The White House spent months spearheading support for that legislation despite prolonged efforts by patient groups that insisted it was both unnecessary — the FDA already has a process in place to give patients access to experimental drugs — and dangerous because it would open dying patients up to exploitation by unscrupulous companies.

In fact, experts say, the law has had minimal impact, with only a handful of cases in which patients have used it.

The coronavirus pandemic has rekindled Trump’s eagerness to expedite the development of new medicines. But in this case the process of developing new therapies is already moving at an unprecedented pace. The first potential vaccine, developed by Moderna Therapeutics, went from a lab experiment to human trials in less than three months, a process that commonly takes years. Gilead began enrolling thousands of patients in its remdesivir studies just weeks after case studies suggested the drug might help with Covid-19. 

The FDA, once dismissed by Trump as disruptively sluggish, gave its blessing to both trials immediately.

“The FDA has been a global leader in medical product development,” said Jeff Allen, president and CEO of Friends of Cancer Research. “There’s nothing to suggest that they are standing in the way of the important development and access to these therapies.”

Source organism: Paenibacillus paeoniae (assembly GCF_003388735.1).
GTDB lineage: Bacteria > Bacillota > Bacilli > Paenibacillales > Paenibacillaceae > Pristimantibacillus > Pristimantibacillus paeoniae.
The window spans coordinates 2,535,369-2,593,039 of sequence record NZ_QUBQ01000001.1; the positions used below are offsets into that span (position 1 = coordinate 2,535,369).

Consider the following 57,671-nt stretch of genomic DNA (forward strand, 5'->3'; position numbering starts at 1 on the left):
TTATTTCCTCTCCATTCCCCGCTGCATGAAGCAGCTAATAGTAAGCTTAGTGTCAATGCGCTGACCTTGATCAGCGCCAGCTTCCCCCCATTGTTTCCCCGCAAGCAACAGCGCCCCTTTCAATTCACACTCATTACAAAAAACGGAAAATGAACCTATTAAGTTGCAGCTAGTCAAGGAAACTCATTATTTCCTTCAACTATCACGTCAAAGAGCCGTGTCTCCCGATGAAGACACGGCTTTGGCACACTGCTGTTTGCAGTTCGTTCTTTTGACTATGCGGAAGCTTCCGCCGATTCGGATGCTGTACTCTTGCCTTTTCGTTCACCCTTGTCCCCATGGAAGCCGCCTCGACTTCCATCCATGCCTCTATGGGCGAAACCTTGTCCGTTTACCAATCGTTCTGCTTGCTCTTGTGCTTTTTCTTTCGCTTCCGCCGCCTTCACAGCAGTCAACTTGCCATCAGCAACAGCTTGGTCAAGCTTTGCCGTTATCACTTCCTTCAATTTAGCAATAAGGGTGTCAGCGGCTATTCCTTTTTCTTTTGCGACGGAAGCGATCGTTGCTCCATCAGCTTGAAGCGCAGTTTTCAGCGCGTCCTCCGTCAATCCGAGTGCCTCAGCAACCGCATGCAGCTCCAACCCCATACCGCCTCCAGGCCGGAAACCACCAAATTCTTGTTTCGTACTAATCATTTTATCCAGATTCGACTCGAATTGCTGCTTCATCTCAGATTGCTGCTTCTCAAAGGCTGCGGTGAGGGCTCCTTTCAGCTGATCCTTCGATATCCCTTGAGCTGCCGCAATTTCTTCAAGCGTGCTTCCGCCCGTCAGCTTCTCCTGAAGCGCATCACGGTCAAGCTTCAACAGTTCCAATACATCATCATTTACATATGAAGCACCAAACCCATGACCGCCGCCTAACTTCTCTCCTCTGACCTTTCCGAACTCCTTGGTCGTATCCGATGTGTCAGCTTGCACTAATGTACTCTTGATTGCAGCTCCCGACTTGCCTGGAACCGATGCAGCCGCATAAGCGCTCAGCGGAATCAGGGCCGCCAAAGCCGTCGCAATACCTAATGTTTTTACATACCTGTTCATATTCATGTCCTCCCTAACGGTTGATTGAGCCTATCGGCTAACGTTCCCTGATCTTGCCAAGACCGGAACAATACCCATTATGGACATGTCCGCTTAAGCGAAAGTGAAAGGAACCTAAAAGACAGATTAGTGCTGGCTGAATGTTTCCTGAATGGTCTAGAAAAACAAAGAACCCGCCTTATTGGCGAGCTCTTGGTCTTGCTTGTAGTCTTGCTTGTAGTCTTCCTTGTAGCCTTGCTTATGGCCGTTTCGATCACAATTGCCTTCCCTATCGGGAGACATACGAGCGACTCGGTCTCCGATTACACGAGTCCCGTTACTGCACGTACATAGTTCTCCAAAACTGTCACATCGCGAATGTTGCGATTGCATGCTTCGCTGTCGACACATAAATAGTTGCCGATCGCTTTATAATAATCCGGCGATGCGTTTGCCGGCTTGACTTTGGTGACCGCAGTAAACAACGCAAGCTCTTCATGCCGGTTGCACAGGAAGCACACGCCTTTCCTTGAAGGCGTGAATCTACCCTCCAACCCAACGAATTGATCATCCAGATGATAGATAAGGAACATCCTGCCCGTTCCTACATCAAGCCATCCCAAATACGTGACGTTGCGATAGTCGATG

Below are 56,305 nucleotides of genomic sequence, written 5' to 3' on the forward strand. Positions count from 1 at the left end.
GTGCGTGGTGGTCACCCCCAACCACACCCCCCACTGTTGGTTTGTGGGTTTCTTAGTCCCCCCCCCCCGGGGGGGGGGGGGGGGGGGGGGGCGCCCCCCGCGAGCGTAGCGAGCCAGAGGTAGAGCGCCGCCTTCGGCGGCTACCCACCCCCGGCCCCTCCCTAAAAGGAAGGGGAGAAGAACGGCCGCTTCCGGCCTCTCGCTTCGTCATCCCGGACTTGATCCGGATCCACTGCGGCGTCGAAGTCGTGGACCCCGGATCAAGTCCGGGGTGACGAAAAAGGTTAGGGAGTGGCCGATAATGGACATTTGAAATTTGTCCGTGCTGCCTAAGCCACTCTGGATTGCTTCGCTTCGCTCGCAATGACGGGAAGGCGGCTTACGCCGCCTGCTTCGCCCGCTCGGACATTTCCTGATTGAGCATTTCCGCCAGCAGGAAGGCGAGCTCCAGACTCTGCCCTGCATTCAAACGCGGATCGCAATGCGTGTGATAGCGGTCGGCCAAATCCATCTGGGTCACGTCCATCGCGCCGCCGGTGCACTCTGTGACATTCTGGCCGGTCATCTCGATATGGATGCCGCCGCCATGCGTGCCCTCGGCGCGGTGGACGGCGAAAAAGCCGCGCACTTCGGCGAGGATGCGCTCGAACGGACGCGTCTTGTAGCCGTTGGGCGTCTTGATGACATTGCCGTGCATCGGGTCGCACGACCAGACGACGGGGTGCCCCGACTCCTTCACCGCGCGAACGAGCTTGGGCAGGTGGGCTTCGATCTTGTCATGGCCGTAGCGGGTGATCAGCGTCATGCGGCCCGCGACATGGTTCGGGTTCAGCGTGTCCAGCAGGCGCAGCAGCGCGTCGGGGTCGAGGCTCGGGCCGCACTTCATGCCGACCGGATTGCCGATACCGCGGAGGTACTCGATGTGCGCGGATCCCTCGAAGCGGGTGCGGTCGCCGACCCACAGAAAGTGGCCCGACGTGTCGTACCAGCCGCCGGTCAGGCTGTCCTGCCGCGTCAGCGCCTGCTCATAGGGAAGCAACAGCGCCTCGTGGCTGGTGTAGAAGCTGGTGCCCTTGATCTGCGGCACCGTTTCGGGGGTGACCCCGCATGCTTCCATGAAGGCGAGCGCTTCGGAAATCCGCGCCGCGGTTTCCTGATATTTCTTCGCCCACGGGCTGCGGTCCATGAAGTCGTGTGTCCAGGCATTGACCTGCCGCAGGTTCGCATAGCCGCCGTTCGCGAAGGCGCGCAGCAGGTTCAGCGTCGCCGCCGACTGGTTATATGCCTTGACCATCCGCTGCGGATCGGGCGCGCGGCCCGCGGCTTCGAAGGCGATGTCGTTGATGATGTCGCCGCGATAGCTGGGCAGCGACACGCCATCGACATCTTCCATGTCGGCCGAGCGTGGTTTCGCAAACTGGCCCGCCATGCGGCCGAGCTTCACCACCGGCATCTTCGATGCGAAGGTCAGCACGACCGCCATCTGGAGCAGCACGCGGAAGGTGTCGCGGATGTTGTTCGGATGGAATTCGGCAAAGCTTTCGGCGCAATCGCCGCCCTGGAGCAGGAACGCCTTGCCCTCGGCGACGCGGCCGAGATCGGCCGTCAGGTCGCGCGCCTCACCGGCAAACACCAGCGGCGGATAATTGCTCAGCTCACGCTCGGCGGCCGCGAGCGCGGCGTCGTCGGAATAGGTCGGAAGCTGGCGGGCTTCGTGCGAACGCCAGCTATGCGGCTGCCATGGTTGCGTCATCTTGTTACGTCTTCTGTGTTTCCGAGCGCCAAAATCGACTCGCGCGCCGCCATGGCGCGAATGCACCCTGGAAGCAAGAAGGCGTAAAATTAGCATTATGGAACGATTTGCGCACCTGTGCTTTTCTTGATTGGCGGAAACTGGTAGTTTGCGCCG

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Still, the bracing pace may not be enough for Trump. The Wall Street Journal reported this week that the White House pushed for an executive order dramatically expanding the use of investigational drugs against the coronavirus, but was met with objections from the FDA. And on Thursday, it was up to Hahn to serve as a fact-checker to the commander-in-chief.

“That was a commendable appearance under immense pressure,” said Daniel Carpenter, a professor at Harvard University who studies the history and reputation of the FDA. “Commissioner Hahn did the right thing.”

Most FDA watchers can recite by heart the history of how the agency was granted the ability to review drugs for safety and efficacy in the first place. It wasn’t until a so-called “elixir” that was being promoted to cure sore throats killed over 100 people that Congress acted in 1938 to give the FDA the ability to regulate drugs for safety. Decades later, in the 1960s, a drug promoted to help with morning sickness led to thousands of babies born with lifelong birth defects. The crisis prompted Congress to again boost the FDA’s power. Among those changes were some requiring the FDA to not just consider safety, but also efficacy, when approving drugs. 

Those are responsibilities that the FDA still holds dear. 

“Let me make one thing clear: FDA’s responsibility to the American people is to ensure that products are safe and effective. And we are continuing to do that,” Hahn said Thursday.